I came across this story in a paper by Jennifer Armstrong, an art therapist at the Children’s Hospital of Los Angeles, in Exhibition Brochure for Ted Meyers. I've raved about Ted Meyers' work before, but if you haven't seen it, go to .

"I once met a woman who had a faint, half-inch-long scar on her temple, the actual result of an unmemorable childhood accident. But early on her young memory had stepped in to create a story to make sense of the mark on her face, and she had believed for virtually her entire childhood and even young adulthood that the scar was the result of a construction crane falling on her head. When she was confronted as an adult by the quite logical argument that such a catastrophic event couldn’t be reconciled with the size and location of the scar, she asked her mother and found out that the scar-producing injury occurred when she was a toddler, when she tripped and fell on a toy. In a moment, the history of her life was significantly revised. Yet the psychological impact of the scar had a lasting effect: this person grew up with the internal sense that she was a survivor of great fortitude and luck, able to recover from the crushing impact of a crane. As an adult, her internalized identity as a survivor enabled her to go through two potentially catastrophic health crises, and recover with an almost unheard of rapidity and vigor."

Monday, June 23, 2008

This is Peter

I have a scar on my arm that looks a lot like the scar Frankenstein has on his forehead. It's on my right arm and people tend to notice it a lot. Some people really have a tough time with it, especially after I show them the small scar on the other side of my arm where the bone broke through my skin. I like my scar, it's been with me for half my life now and I wouldn't give it up if I could.

I got my scar playing street hockey in the church parking lot. I knew immediately that my arm was fucked. I'd broken my left arm twice before and was pretty familiar with the sensation.

I was hooked from behind and came down with my full weight on the radius and ulna (the two bones in your forearm). The ulna shattered and the radius snapped and popped out of the bottom of my arm.

I also landed on the ball so everyone was yelling at me to get up so the game could continue. When I rolled over the middle knuckle of my right hand was touching my upper forearm so that my hand and part of my wrist were going the wrong way. One of my teammates puked. It took me a couple minutes to really feel the pain, but when I did I screamed bloody murder until I was in the ambulance.

The doctor had to go through the top of my arm (surgery 1) to reconstruct the bones and they put all kinds of metal plates and screws in there to get everything to come back together. Five months later they had to take most of the hardware out so that my bones would grow properly (surgery 2). After the bones were healed they had to get the rest of the stuff out (surgery 3).

The really weird thing is that the scar shouldn't be as bad (good) as it is. The surgeon I had really screwed up. In addition to putting tendons and muscles in the wrong place he couldn't follow the initial incision he made so with each surgery the scar grew. I didn't realize that is was a shit job until a shocked doctor took a look at it a few years ago.

I am really bad at arm wrestling with my right arm. My grip is significantly better with my left arm. I have no feeling in part of my wrist and some of my hand. I have to constantly pluck hairs out of my scar to keep it presentable. And I often lie and tell people it is a wound received in a knife fight.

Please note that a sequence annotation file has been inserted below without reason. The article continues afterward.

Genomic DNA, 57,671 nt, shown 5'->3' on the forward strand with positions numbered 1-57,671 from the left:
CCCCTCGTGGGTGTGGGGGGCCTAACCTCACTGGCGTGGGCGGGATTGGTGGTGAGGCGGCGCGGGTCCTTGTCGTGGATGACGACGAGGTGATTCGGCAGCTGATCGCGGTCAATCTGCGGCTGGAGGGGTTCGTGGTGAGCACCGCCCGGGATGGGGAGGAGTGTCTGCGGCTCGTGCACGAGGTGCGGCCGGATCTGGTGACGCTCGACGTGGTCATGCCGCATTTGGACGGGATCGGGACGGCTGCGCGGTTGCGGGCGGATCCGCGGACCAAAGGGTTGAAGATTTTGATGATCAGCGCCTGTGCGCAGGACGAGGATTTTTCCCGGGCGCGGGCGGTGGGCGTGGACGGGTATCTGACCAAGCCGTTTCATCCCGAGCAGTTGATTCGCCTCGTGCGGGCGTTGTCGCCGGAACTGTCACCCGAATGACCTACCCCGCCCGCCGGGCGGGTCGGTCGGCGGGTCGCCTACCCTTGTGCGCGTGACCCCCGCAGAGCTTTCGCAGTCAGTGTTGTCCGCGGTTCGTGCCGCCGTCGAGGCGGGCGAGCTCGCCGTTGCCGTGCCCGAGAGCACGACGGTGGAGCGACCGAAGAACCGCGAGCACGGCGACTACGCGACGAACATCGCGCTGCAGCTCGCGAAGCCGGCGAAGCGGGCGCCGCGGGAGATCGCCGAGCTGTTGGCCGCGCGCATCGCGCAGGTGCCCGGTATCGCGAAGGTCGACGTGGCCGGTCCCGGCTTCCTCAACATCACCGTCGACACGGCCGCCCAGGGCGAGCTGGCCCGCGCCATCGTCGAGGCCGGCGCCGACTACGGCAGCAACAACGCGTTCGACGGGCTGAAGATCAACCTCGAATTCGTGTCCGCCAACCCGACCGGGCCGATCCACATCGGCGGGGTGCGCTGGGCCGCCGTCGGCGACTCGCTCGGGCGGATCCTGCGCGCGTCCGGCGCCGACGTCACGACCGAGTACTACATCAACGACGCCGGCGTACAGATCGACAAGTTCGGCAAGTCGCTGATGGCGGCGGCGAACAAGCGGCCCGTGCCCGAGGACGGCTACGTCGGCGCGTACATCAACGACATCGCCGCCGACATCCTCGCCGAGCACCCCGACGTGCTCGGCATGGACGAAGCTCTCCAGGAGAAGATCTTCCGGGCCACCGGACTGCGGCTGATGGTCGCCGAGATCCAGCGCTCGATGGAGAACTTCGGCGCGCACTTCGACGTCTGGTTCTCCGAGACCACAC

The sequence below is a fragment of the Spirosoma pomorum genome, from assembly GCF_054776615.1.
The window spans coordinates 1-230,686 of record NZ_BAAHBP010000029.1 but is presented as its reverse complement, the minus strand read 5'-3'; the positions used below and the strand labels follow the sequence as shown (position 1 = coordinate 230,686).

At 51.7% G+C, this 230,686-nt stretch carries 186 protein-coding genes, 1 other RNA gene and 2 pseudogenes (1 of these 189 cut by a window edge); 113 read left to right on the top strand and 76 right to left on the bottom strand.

The best part is that my dad recently sent me an article about the doctor that worked on my arm. He has been suspended from practicing, and the article citied specifically:

“He is no longer allowed to operate on patients 16 and younger and can not perform hand and wrist surgeries.”

Ha. I put the link to the whole article below.

The Article:

Tuesday, June 17, 2008

This is Juo

This is Scott

Scott has a scar on his forehead. I interviewed him and his friends about it over their kitchen/work/ping-pong table in Brooklyn.

SM: I was 4 yrs old and I had just moved into a new house, and this new house seemed huge -- as big as a soccer field. So (and there's no furniture in the new house because we just moved that day), we got the [soccer] ball out of the box and we decided to play.
And I don't remember how much of this is me remembering what really happened and how much of it is people telling me what happened. I seem to remember it was a tie game and we were about to leave and we had to end it right away -- the game was almost over so we had to play. And I just remember imagining myself -- visualizing myself making the big play, and I was gonna slide right into the goal with the ball between my knees and make the big play and (it's really funny because now when I'm telling this story, it's this big soccer event, but it's the hallway of my house) so I get the ball and I run up to score and I slide on my knees, but instead of going in the goal, I went INTO the goal -- the goal post. Which was the door-frame.

Svea: What happened next?

SM: I don't remember. Tears and blood everywhere. I just remember holding my face and my brother running to get my parents and seeing blood and being bloody and being really scared.

Svea: So you were scared of your blood?

Scott: Yeah, so that's all I remember -- it was really traumatic experience, and my parents didn't want to take me to the hospital, so they put butterfly bandages on it. Next thing you know, I just have this scar for the rest of my life. I definitely don't notice it, it's become a part... a part of me, right?

PB and DTJ: I don't notice it... I only notice it when someone else brings it up.

DTJ: Have you ever lied about it?

SM: Only once... my best friend had an appendicitis scar and we pretended we got in a big fight.

Svea: do you ever talk about what happened?